“Pendleton, S.C. becomes a favorite antebellum retreat for Charlestonians.”
History: The handsome old house was built in 1835 by Judge Sam Piroleau, a wealthy Charlestonian. This was during the era when a number of Charlestonians built homes in and around Pendleton where their families could escape the malaria fever, mosquitoes, and other evils which plagued the coastal country during the summer months. Many of these families eventually established themselves in their Upcountry homes the year round.
This home and its surrounding rolling acres were later owned by Dr. John B. Adger, also of Charleston, one of the first Presbyterian foreign missionaries. He named the place for Boscobel House, Boscobel Parish, England, “a convenient place of retreat.” Boscobel is known to history as the place Charles II found concealment in the “royal oak” before escaping to France after his defeat by Oliver Cromwell’s forces at Worcester in 1651.
“Boscobel was the home of Dr. John B. Adger, who was one of the first Presbyterian foreign missionaries. The house was built about 1820, and was destroyed by fire January 15, 1962.” (Information from: Names in South Carolina by C.H. Neuffer, Published by the S.C. Dept. of English, USC)
The sketch is of Boscobel in Anderson County as it appeared in the early spring of 1885. Obviously the house had been remodeled to bring it “up to date” in the Victorian era. Intricate woodwork tracery called “Carpenter Gothic” was then in vogue. At that time, Boscobel was occupied by the family of H.C. Summers who had acquired the place a few years earlier. Mr. Summers was an engineer on the Blue Ridge Railroad. His daughter, Miss Lilly Summers, married Coleman Livingston Blease, later a governor of South Carolina and U.S. Senator, who spent many summers at Boscobel. Two of H.C. Summers’ sons, Clint and Jack, established and operated for many years the Boscobel golf course and Boscobel Lake.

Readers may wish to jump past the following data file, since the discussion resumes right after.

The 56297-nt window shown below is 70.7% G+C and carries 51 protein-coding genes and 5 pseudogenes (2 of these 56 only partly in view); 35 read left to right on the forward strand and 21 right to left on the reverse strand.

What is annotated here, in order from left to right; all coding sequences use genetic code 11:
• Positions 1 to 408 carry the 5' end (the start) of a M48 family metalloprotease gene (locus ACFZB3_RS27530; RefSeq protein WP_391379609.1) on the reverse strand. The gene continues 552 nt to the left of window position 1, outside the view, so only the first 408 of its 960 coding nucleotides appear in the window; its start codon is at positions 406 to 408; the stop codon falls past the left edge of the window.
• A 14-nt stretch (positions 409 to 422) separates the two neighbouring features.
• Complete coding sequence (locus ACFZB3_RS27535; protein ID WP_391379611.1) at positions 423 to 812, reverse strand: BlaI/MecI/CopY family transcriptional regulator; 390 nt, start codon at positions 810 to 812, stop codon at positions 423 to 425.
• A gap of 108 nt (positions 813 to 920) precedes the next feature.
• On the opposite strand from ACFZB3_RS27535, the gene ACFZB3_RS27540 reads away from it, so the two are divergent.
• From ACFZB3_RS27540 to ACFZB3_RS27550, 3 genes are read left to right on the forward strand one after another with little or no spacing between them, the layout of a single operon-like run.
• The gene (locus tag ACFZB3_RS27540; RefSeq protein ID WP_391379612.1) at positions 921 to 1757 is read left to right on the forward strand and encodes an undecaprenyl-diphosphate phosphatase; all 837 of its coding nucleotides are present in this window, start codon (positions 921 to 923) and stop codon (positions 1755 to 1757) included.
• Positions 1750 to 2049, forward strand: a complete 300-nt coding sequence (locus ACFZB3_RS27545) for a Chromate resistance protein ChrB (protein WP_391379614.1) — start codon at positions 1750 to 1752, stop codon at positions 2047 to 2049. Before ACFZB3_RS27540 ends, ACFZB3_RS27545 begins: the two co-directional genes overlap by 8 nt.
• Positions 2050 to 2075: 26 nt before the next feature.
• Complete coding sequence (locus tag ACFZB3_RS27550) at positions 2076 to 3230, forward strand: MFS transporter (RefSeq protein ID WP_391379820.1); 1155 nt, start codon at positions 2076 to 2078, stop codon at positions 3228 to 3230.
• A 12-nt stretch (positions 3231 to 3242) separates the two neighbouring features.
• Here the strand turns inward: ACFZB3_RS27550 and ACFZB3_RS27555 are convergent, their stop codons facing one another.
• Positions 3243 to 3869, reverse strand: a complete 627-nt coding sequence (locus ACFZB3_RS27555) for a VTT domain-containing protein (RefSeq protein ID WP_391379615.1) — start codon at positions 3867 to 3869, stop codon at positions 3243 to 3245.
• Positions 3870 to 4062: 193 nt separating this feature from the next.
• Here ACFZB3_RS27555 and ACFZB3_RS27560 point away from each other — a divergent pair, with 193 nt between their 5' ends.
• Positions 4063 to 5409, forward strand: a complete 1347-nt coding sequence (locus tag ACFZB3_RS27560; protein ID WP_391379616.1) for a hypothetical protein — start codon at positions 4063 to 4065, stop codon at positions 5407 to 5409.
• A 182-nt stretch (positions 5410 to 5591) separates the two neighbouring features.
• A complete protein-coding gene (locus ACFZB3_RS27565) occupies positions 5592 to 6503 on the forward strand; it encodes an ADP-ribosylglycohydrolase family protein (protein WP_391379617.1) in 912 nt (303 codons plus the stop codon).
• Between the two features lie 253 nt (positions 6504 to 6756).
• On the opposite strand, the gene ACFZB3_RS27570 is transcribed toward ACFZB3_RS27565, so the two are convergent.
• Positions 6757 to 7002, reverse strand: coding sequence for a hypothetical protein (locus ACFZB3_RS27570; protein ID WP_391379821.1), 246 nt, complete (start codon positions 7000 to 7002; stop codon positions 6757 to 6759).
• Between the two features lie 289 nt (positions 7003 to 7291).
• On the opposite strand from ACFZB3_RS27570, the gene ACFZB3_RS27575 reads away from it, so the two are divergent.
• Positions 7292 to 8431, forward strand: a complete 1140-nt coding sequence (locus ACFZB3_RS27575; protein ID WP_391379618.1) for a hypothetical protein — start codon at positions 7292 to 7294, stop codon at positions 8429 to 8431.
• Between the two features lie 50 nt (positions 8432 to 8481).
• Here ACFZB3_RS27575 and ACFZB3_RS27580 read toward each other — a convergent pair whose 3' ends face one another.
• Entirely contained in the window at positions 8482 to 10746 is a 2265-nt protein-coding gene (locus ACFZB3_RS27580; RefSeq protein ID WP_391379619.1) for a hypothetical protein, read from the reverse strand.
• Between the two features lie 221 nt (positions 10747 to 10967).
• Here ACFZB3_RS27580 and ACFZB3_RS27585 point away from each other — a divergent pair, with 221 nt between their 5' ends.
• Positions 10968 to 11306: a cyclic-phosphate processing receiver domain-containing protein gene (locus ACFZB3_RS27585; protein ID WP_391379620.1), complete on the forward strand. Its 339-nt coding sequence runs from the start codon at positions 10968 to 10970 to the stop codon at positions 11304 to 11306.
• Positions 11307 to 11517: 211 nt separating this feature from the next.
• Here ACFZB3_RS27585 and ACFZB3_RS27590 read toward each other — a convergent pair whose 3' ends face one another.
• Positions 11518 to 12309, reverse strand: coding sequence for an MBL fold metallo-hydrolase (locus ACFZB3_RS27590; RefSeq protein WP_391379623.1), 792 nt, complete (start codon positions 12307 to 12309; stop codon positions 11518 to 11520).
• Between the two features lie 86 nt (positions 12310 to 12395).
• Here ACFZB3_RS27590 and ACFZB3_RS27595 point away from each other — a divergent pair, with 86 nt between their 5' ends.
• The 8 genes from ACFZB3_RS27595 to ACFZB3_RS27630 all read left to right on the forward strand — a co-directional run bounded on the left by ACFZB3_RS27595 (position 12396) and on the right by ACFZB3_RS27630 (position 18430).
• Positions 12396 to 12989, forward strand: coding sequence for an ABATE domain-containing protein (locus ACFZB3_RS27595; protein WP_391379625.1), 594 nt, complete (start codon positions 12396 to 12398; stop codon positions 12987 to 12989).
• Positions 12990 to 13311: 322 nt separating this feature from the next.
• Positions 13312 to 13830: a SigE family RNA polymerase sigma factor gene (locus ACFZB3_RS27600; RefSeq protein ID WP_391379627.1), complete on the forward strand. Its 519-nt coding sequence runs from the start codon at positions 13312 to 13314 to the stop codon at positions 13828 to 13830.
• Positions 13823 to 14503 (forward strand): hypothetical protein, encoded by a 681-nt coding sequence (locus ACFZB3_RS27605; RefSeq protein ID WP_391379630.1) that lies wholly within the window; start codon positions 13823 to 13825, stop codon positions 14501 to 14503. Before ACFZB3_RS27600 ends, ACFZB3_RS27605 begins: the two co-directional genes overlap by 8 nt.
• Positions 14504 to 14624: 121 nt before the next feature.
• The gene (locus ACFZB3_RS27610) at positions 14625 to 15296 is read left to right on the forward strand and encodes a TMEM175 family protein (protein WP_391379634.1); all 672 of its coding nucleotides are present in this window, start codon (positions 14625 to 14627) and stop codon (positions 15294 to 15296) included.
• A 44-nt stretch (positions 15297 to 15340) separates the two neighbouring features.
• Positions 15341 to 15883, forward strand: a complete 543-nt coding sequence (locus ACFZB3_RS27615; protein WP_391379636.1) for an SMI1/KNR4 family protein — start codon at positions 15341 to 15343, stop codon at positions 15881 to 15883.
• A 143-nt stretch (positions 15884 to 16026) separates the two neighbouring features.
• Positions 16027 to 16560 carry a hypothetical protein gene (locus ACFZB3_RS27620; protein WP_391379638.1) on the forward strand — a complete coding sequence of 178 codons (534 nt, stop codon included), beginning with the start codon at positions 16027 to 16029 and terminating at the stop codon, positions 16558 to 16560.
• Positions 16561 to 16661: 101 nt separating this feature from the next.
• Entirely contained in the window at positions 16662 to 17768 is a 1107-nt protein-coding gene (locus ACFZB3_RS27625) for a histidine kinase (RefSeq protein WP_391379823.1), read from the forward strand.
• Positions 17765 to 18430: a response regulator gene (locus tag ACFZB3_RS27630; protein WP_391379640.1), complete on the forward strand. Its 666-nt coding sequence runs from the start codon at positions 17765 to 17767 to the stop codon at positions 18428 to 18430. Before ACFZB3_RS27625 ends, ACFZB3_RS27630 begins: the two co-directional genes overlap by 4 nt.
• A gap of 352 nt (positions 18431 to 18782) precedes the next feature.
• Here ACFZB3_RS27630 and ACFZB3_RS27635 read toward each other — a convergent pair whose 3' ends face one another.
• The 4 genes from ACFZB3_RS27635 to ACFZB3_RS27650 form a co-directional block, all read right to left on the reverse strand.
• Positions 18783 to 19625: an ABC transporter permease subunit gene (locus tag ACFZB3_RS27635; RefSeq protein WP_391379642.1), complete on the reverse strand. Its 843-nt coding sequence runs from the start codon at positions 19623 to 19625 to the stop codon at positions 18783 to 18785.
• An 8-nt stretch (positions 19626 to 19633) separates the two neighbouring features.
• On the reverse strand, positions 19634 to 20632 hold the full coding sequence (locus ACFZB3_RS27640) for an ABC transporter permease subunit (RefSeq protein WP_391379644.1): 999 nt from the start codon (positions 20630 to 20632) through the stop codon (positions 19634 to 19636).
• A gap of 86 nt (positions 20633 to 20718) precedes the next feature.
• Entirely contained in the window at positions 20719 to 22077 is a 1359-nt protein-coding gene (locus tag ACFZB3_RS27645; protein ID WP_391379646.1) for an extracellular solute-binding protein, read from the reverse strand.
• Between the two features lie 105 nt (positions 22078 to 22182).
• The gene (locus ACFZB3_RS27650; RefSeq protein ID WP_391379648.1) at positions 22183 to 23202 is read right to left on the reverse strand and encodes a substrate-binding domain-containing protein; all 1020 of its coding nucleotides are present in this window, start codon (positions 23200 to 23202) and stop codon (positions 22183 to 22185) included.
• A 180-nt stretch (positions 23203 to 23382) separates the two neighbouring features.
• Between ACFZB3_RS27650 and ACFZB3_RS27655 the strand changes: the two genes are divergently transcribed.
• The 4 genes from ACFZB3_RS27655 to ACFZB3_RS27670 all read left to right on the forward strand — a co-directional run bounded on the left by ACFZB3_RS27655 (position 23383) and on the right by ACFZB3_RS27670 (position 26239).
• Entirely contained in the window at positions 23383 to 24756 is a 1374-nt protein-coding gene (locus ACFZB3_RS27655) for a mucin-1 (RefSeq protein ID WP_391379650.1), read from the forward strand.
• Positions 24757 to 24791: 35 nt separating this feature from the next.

In 1956 the Boscobel properties were sold to Buckley Hancock and his associates of Washington D.C., who further developed and operated the place as a golf club and though ownership has varied since that time it still serves the members of the Boscobel Country Club as a beautiful recreational area. This historic house, however, burned in a spectacular fire on the night of January 15, 1962. (Source: Anderson County Sketches by Anderson County Tricentennial Commission, 1969)
Night Blaze: Built in 1835, Boscobel Landmark Lies in Ashes
Historic Boscobel near Pendleton, built 27 years ago, lies in ashes today.
Boscobel was built by Judge Sam Prioleau, a wealthy Charlestonian, in 1835, and was named by the Rev. J.B. Adger, also of Charleston, who later occupied the house. This was during the era when a number of Charlestonians built homes in and around Pendleton where their families could escape the malaria fever, mosquitoes and other evils which plagued the coastal country during the summer months. Many of these families eventually established themselves in their Upcountry homes the year around.
Origin of the fire has not been determined. Harvey Brook, golf pro of the Boscobel Country Club, said the fire made its way throughout the entire interior of the structure before a motorist on the nearby Clemson highway saw the flames at 11:30 pm. Hundreds of persons were attracted to the scene.
Boscobel was owned by the Summers family before being sold to Buckley Hancock and associates, of Washington D.C., back in 1956. Whitney Ford, Yankee baseball pitcher, recently purchased part interest in the Boscobel properties, which include a golf course, other real estate, and a club house. The club house was not damaged by the fire.
The last member of the immediate Summers family to occupy the house was Clint Summers, who died last June. Mrs. Jack Summers and daughter, Cherry, moved out of the house last April. After that it was used as a combination pro shop and office until the new pro shop and office until the new pro shop was completed several weeks ago. (Source: Anderson Independent, January 17, 1962)
- Boscobel Swimming Pool Ruins (now located on private property)
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